While Colin Clark was born into a privileged family, he was still considered somewhat bohemian by the standards of the upper class. "He was at school at Eton with all these aristocrats but actually he was an oddball because his family was not all within that posh context," explains Eddie Redmayne. "They'd have Sir Laurence Olivier or Margot Fonteyn over for dinner whereas everyone else was shooting and fishing. He seems to be a guy who has everything. But he's actually an eccentric who's been out in the world trying to prove his worth to his parents, to the rest of his high-achieving family, and also to himself."
Charming, bright and most importantly, tenacious, Colin Clark's selflessness proves to be his most winning attribute. "Colin Clark is a very caring guy and a very generous-spirited guy," muses Eddie Redmayne. "And all this chaos is going on around him, this explosion of talent, egos, energy, and sexuality."
In the film, the 23-year-old Colin Clark is an appealing, confident young man, though perhaps not quite as mature as he assumes he is. "He thinks that he's a bit of a player," admits Eddie Redmayne with a smile. "I spoke to a lady who was the press officer on the original film and she said that Colin Clark was a complete charmer and he could make anyone change their mind. It's that slight arrogance of youth. But he definitely learns a serious lesson in this film. It's a subtle coming of age story."
And not many young men learn worldly wisdom from one of the most famous, iconic women of all time. Adds Eddie Redmayne, "It's amazing that this runner, who has never worked on a film set before, could build a more intimate friendship with the leading lady than anyone else on the set. That is one of the wonderfully bizarre, brilliant things about filmmaking."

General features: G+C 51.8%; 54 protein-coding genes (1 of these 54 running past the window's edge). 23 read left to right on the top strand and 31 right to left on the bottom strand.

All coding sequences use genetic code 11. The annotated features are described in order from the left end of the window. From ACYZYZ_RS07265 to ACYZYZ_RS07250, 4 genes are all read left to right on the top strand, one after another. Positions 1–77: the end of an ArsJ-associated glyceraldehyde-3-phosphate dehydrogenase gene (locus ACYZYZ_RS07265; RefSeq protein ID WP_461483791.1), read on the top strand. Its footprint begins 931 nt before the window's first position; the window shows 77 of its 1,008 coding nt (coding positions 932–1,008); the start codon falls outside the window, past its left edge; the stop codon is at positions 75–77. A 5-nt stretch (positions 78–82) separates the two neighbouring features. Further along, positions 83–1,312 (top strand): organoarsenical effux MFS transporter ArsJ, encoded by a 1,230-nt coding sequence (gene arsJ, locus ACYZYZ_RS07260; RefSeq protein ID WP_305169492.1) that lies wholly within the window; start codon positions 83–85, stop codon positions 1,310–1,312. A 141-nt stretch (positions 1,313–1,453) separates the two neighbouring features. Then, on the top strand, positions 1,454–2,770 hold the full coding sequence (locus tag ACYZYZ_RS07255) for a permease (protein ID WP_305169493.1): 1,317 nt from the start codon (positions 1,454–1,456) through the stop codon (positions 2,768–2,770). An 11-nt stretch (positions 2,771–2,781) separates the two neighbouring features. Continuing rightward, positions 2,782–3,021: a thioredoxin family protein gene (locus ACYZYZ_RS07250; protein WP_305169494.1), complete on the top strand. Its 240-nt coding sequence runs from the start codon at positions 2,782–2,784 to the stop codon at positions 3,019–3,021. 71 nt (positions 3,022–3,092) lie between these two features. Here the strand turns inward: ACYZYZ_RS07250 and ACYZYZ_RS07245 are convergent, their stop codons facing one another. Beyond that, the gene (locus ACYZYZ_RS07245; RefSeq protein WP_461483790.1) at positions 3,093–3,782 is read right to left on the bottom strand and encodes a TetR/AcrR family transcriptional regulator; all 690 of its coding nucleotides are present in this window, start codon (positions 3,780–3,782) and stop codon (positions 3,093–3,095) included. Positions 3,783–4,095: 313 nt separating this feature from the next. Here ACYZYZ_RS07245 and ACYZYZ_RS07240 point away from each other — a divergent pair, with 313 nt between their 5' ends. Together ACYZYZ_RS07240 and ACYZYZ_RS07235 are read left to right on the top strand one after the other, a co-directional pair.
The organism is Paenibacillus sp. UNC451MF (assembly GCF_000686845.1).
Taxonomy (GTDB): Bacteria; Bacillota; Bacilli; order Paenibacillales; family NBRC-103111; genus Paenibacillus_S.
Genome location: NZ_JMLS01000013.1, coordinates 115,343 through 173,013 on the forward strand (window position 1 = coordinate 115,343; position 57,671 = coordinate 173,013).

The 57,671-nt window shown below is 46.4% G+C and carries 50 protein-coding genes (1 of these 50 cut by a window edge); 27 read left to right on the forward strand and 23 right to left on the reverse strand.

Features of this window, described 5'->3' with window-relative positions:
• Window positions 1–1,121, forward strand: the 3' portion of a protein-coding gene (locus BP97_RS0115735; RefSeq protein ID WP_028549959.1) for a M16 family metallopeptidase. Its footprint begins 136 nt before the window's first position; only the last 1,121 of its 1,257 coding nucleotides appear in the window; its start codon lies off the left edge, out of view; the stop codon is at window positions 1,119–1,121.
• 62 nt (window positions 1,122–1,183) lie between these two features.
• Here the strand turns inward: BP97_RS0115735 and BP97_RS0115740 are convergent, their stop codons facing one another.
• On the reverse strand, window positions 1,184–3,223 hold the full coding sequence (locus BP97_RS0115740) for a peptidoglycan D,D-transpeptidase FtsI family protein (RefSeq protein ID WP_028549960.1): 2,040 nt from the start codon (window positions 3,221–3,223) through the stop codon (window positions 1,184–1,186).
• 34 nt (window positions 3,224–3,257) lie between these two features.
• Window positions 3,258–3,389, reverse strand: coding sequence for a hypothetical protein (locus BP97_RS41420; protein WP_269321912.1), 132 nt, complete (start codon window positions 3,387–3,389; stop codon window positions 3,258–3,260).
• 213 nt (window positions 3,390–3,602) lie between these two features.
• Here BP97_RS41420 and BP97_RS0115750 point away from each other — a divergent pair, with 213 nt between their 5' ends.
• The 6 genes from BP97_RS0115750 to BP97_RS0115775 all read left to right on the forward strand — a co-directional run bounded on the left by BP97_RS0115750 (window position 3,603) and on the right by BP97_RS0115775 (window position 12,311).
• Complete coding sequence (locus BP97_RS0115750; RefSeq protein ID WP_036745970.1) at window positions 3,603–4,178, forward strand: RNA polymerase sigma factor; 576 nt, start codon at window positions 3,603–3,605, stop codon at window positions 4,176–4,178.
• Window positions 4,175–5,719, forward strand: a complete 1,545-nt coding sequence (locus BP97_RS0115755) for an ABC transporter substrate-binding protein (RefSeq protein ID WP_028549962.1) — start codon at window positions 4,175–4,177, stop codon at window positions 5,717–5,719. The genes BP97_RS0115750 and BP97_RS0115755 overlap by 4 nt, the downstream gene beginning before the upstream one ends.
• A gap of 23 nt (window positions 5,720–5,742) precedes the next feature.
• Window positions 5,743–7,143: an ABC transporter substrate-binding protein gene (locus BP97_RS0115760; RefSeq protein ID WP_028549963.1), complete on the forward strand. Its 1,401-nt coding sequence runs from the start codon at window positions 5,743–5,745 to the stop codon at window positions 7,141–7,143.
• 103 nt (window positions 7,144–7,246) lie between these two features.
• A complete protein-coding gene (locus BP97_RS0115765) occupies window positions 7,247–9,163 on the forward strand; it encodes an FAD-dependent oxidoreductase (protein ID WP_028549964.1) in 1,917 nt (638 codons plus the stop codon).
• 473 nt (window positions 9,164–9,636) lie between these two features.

Eddie Redmayne believes that the friendship was possible in part because of Colin Clark's sensitivity as an observer, something he would put to use later in life as a documentary filmmaker. "He senses Marilyn Monroe's fragility amidst all of the chaos on set," says the actor. "He sees behind closed doors. And he doesn't have a fear of celebrity, having grown up in a household where he was having tea with Sir Laurence Olivier or Margot Fonteyn and great composers of the period. The celebrity washes over him but what remains is the dazzling quality Marilyn Monroe has and that really extraordinary thing: vulnerability. That's what he falls for."
Early in his time on set, Colin Clark flirts with a young wardrobe assistant, played by Emma Watson, in what seems like a budding romantic relationship. But that courtship is derailed by Clark's fascination with Marilyn Monroe and his desire to get closer to her. "Colin Clark does dare to dream that his friendship with Marilyn Monroe could lead to more, and certainly from what the book describes, the idea of kissing her on that frivolous utopian day of freedom is all wonderful," explains Eddie Redmayne.
Though their week together certainly carries an undeniable erotic charge, Colin Clark and Marilyn Monroe find themselves navigating more complex emotional terrain than that of a typical love affair. Says Eddie Redmayne, "Theirs is a strange relationship. It's a mixture of mother and son and then the opposite in some way with him fathering her. It's a very light and sometimes meaningful relationship, but also a wispy thing that they have. That's what I love about it. It is a fleeting thing between Colin Clark and Marilyn Monroe." My Week with Marilyn